Sharmeen Obaid-Chinoy, Google Arts & Culture, and the British Council unveiled the exhaustive archive last week.
s interesting are the many lives, and many times of Pakistan at any given time, all that drama usually overshadows the fact that Pakistan, for its size, is a culturally and geographically, very diverse country.
Traveling all the way from the coastal belts on the south to the mountain peaks in the north, you will find multiple ethnicities and even more languages and dialects spoken across the land. This, of course, means that Pakistan is also home to multiple cultures, traditions, and cuisines, and speaking of that last one, all Pakistani cuisine is absolutely delicious.
Gathering the recipes, stories, and significance of the foods cooked and consumed in Pakistan is no small feat, and the entire task took four years to research, collect, and produce.
The Museum of Food can be found online and hosts around 90 videos and 100 online recipes/stories/exhibits, showcasing the mundane (a raita recipe), to the sublime (the exhausting task of cooking nihari or sajji), to the educational but still mystifying processes of growing and conserving food.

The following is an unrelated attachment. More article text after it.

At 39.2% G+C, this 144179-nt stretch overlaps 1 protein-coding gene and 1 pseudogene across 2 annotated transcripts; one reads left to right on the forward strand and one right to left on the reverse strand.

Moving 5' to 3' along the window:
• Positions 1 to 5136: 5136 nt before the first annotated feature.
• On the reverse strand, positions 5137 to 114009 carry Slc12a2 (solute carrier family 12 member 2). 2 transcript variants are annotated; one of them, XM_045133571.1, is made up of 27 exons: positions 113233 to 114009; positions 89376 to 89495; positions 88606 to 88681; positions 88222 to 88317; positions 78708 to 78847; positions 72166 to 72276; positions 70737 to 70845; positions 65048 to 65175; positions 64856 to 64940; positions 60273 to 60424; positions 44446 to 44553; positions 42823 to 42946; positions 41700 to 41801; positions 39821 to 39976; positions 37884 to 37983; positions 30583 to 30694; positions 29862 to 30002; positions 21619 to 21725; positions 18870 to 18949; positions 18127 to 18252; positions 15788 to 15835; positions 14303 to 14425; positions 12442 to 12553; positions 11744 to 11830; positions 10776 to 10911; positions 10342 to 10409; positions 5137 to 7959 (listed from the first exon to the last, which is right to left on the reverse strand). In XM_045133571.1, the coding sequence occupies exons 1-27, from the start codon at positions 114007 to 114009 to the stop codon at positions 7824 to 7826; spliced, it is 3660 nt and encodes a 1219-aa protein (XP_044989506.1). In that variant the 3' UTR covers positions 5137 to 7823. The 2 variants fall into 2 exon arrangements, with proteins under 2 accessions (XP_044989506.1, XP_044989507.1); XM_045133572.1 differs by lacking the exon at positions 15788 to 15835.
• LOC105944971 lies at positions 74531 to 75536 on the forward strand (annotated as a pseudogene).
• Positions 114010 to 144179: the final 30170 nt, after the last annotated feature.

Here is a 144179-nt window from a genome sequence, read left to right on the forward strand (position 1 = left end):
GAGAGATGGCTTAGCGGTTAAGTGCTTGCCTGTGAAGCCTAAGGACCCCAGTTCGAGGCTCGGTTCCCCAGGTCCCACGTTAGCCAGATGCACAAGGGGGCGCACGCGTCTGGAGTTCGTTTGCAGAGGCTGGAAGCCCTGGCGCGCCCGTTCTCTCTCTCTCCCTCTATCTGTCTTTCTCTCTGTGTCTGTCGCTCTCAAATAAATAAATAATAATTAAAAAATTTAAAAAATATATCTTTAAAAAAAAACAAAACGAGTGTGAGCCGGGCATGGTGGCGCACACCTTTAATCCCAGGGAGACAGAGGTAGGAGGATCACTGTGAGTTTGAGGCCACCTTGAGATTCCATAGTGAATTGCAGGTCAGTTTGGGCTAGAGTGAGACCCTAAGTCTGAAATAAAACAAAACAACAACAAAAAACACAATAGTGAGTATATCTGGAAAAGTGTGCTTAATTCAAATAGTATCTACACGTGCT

“I started thinking about food and how it’s a unifying factor in Pakistan,” says Obaid-Chinoy while explaining how the series came about. She talks about how cuisine and food trends have come to Pakistan over the years, “and I remember a time when we had seasonal food, and that means our palate is changing,” she says. This, to Obaid-Chinoy, also means that while tastes evolve, the need to preserve the traditional.
Since the archive is so exhaustive, it will take days, if not weeks to go through the entire collection of images and video, but every second will be worth it, from what we’ve seen so far.
Bonus: if your kids are sitting their Pakistan Studies exams this year, this is how to contextualize some of the things they are reading about.
Museum of Food can be found at https://artsandculture.google.com/project/flavors-of-pakistan